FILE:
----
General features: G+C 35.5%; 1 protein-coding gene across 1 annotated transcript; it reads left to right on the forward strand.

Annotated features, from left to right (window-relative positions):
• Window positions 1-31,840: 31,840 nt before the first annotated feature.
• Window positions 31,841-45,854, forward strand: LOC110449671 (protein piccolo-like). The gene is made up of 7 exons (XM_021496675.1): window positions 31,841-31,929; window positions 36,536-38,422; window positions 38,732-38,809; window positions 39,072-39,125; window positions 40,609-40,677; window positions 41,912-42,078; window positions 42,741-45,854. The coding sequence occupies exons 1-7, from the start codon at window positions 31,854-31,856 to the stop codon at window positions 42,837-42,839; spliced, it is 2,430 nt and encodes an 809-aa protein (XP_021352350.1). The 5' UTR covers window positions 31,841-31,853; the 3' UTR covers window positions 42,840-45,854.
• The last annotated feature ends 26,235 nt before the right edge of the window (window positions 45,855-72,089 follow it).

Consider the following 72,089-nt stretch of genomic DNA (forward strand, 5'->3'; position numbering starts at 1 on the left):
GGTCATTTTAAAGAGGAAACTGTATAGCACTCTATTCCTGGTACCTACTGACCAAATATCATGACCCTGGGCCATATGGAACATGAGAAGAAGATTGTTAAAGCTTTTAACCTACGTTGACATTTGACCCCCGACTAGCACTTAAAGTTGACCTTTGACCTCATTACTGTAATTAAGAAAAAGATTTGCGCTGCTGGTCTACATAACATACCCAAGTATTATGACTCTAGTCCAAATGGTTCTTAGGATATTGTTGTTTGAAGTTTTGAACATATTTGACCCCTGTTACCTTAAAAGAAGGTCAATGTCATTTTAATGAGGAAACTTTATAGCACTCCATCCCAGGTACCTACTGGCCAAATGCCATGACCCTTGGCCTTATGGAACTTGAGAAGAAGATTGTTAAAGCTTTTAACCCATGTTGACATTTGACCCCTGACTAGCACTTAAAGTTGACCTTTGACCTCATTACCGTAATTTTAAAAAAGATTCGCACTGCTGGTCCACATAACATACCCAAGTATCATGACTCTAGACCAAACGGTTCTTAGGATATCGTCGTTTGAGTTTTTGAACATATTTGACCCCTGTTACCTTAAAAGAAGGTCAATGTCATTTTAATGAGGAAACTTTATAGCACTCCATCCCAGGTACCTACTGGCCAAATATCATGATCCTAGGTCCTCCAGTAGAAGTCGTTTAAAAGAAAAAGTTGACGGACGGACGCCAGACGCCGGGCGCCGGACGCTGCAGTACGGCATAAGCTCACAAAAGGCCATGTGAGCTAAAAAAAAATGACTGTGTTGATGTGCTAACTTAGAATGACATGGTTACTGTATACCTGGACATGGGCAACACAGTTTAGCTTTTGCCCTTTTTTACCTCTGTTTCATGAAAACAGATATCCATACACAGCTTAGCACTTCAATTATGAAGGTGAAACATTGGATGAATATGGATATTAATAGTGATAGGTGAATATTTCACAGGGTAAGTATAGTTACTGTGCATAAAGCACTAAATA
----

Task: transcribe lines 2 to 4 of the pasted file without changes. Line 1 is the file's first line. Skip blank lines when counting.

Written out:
Annotated features, from left to right (window-relative positions):
• Window positions 1-31,840: 31,840 nt before the first annotated feature.
• Window positions 31,841-45,854, forward strand: LOC110449671 (protein piccolo-like). The gene is made up of 7 exons (XM_021496675.1): window positions 31,841-31,929; window positions 36,536-38,422; window positions 38,732-38,809; window positions 39,072-39,125; window positions 40,609-40,677; window positions 41,912-42,078; window positions 42,741-45,854. The coding sequence occupies exons 1-7, from the start codon at window positions 31,854-31,856 to the stop codon at window positions 42,837-42,839; spliced, it is 2,430 nt and encodes an 809-aa protein (XP_021352350.1). The 5' UTR covers window positions 31,841-31,853; the 3' UTR covers window positions 42,840-45,854.